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The future of arbitration?

National interviews Lance Soskin, the founder of eQuibbly, a service that charges a flat rate to have arbitration cases adjudicated online by a former judge.

Lance Soskin, founder and CEO of eQuibbly.
Lance Soskin, founder and CEO of eQuibbly.

National: What did you have in mind when you launched eQuibbly?

Lance Soskin: Well we launched in 2012 but it was a very different app back then. We had both mediation and arbitration. Now we just focus on arbitration. At some point I decided that I needed to focus on something and not offer both mediation and arbitration. A lot of people got the two confused and I wanted to make it as simple as possible for people to use and understand. Trying to do both mediation and arbitration was just too big a task especially because educating the public is a part of it.

N: So why did you choose arbitration over mediation?

LS: I just thought it would be more amenable to offering flat rates instead of hourly rates. Most arbitration is done on an hourly basis and for my target market I didn’t think that people wanted it. People want to know what they’re getting into and how much exactly it’s going to cost them. So I wanted to offer flat rates and I also wanted people to actually get a decision out of it and to have a resolution to the dispute and a finality to it. With mediation you don’t necessarily know you’re going to get that because it’s really dependent on whether the parties can come to an agreement. It’s still in the hands of the parties to actually resolve it or not. So often times mediation is not resolved and you walk away paying money and you don’t really have a solution.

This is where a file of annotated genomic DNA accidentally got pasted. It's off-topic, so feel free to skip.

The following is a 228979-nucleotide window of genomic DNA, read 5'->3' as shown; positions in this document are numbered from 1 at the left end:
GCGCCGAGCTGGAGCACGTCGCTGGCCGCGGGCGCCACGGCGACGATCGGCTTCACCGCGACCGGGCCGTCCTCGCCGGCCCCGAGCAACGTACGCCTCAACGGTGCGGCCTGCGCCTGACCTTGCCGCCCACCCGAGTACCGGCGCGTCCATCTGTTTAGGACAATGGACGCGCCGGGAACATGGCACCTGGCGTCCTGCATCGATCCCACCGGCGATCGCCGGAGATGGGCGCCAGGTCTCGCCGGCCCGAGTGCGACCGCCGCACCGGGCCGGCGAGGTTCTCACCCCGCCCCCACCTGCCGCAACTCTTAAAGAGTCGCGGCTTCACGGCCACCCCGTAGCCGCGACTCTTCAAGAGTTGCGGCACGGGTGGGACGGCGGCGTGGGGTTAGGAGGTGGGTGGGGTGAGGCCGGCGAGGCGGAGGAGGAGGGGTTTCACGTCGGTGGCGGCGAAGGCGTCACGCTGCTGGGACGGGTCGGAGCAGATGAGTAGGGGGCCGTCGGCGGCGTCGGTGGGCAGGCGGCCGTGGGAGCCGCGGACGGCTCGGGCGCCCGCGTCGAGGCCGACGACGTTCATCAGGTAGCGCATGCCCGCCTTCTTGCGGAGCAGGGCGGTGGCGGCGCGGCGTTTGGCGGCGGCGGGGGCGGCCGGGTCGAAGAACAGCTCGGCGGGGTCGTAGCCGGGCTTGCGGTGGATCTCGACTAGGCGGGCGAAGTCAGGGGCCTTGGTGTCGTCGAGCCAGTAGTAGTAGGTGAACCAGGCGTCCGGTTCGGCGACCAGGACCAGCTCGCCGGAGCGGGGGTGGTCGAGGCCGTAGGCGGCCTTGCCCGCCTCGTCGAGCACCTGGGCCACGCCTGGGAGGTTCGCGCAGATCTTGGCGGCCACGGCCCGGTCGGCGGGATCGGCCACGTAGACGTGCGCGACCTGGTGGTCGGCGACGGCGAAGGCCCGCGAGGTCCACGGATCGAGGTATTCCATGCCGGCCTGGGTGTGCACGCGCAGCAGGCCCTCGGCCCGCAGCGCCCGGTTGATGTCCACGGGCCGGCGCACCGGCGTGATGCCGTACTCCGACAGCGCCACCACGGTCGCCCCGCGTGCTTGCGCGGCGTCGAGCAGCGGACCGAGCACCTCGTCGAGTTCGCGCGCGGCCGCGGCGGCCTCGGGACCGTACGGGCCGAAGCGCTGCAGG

N: And how are those flat rates determined?

LS: Basically we categorize cases based on the complexity of the arbitration. So one metric is basing it on the number of pages of documentary evidence. So you know if it’s a 50 page document or agreement typically -- not always --  it’s going to be more complex and it’s probably going to take longer to resolve than a five page agreement. The other metric is the number of witnesses. We allow people to upload witness statements. If the judge wants, he can have a video conference or teleconference to interview the witness. So again, the more witnesses you have the longer it’s going to take and probably the more complex. So I based it on those two factors, the number of pages of documentary evidence and the number of witnesses.

N: How difficult is it to recruit judges for your service?

LS: It’s not easy recruiting judges for a few reasons. Number one, in most jurisdictions they can’t sit on the bench and do arbitration, they have to do one or the other. So basically I had to try find judges who had retired from the bench and were still interested in doing arbitration.  But the next challenge was getting judges who typically aren’t used to doing things online. It’s not that difficult to learn how to use the application, but you still need someone who’s willing to learn and willing to do the arbitration online. Not everyone wants to do that having come from the bench. I also wanted judges that would do a good job with the customer. I want to provide customer service and a lot of judges aren’t used to that because they’re in a position of power and they don’t have to provide customer service. But I needed to find judges who understand that we’re answerable to customers.